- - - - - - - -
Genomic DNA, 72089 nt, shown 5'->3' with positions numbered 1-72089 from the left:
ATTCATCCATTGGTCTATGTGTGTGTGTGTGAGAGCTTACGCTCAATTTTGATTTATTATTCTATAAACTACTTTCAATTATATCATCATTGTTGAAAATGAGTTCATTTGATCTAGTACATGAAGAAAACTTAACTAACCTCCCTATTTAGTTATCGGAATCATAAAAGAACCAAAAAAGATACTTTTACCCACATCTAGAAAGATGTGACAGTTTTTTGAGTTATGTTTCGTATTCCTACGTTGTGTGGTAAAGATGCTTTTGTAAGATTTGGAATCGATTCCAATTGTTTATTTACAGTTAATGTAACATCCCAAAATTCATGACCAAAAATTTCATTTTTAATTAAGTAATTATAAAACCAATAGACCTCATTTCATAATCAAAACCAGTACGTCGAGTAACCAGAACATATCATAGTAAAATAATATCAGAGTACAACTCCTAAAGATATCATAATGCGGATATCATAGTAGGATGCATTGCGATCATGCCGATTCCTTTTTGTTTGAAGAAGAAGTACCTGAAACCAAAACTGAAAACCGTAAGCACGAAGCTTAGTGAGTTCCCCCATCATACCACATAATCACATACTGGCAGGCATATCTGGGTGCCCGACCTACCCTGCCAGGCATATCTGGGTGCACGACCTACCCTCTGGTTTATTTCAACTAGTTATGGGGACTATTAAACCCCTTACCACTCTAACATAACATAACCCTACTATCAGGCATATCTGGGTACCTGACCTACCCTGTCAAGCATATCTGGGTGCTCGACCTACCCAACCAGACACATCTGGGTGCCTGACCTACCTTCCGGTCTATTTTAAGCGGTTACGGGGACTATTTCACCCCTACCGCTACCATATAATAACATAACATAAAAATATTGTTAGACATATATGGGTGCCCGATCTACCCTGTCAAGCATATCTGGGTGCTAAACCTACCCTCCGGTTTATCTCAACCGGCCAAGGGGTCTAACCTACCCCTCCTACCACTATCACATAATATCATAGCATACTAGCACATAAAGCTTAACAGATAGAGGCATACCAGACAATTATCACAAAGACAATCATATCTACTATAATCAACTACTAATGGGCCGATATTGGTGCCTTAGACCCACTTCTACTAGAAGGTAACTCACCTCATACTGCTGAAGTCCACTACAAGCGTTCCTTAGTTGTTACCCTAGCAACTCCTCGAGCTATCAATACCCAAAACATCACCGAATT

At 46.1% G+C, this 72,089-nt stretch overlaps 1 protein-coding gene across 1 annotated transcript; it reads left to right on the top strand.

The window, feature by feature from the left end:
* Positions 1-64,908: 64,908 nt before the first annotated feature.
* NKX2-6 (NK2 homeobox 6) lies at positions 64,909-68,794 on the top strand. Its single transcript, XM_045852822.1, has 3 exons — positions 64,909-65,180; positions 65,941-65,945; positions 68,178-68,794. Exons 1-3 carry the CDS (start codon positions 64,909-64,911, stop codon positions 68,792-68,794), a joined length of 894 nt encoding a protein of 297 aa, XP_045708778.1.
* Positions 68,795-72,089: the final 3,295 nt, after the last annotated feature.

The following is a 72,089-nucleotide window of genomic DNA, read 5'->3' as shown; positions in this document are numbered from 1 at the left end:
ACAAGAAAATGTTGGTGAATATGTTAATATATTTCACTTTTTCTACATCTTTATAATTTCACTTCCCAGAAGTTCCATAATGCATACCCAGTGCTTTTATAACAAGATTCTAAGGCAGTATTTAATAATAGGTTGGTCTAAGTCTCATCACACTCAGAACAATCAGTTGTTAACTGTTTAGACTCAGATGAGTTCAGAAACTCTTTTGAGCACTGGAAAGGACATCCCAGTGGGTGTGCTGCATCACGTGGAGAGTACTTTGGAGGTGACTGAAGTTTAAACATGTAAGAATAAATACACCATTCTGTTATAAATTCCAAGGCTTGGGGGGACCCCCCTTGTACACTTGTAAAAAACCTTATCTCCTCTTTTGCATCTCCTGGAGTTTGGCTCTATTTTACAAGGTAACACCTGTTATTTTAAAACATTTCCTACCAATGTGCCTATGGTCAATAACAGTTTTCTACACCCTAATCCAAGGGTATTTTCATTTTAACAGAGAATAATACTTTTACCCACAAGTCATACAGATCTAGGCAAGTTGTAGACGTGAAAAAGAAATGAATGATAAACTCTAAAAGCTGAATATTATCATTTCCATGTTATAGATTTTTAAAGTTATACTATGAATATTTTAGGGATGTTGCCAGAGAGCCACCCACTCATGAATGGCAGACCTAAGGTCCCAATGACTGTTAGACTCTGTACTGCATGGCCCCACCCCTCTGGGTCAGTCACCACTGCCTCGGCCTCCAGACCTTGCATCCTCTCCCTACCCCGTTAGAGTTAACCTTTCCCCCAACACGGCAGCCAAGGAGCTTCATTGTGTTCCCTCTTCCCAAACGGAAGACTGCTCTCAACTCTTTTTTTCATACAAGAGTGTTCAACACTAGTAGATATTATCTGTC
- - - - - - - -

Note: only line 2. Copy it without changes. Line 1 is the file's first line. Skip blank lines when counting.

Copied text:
ATTCATCCATTGGTCTATGTGTGTGTGTGTGAGAGCTTACGCTCAATTTTGATTTATTATTCTATAAACTACTTTCAATTATATCATCATTGTTGAAAATGAGTTCATTTGATCTAGTACATGAAGAAAACTTAACTAACCTCCCTATTTAGTTATCGGAATCATAAAAGAACCAAAAAAGATACTTTTACCCACATCTAGAAAGATGTGACAGTTTTTTGAGTTATGTTTCGTATTCCTACGTTGTGTGGTAAAGATGCTTTTGTAAGATTTGGAATCGATTCCAATTGTTTATTTACAGTTAATGTAACATCCCAAAATTCATGACCAAAAATTTCATTTTTAATTAAGTAATTATAAAACCAATAGACCTCATTTCATAATCAAAACCAGTACGTCGAGTAACCAGAACATATCATAGTAAAATAATATCAGAGTACAACTCCTAAAGATATCATAATGCGGATATCATAGTAGGATGCATTGCGATCATGCCGATTCCTTTTTGTTTGAAGAAGAAGTACCTGAAACCAAAACTGAAAACCGTAAGCACGAAGCTTAGTGAGTTCCCCCATCATACCACATAATCACATACTGGCAGGCATATCTGGGTGCCCGACCTACCCTGCCAGGCATATCTGGGTGCACGACCTACCCTCTGGTTTATTTCAACTAGTTATGGGGACTATTAAACCCCTTACCACTCTAACATAACATAACCCTACTATCAGGCATATCTGGGTACCTGACCTACCCTGTCAAGCATATCTGGGTGCTCGACCTACCCAACCAGACACATCTGGGTGCCTGACCTACCTTCCGGTCTATTTTAAGCGGTTACGGGGACTATTTCACCCCTACCGCTACCATATAATAACATAACATAAAAATATTGTTAGACATATATGGGTGCCCGATCTACCCTGTCAAGCATATCTGGGTGCTAAACCTACCCTCCGGTTTATCTCAACCGGCCAAGGGGTCTAACCTACCCCTCCTACCACTATCACATAATATCATAGCATACTAGCACATAAAGCTTAACAGATAGAGGCATACCAGACAATTATCACAAAGACAATCATATCTACTATAATCAACTACTAATGGGCCGATATTGGTGCCTTAGACCCACTTCTACTAGAAGGTAACTCACCTCATACTGCTGAAGTCCACTACAAGCGTTCCTTAGTTGTTACCCTAGCAACTCCTCGAGCTATCAATACCCAAAACATCACCGAATT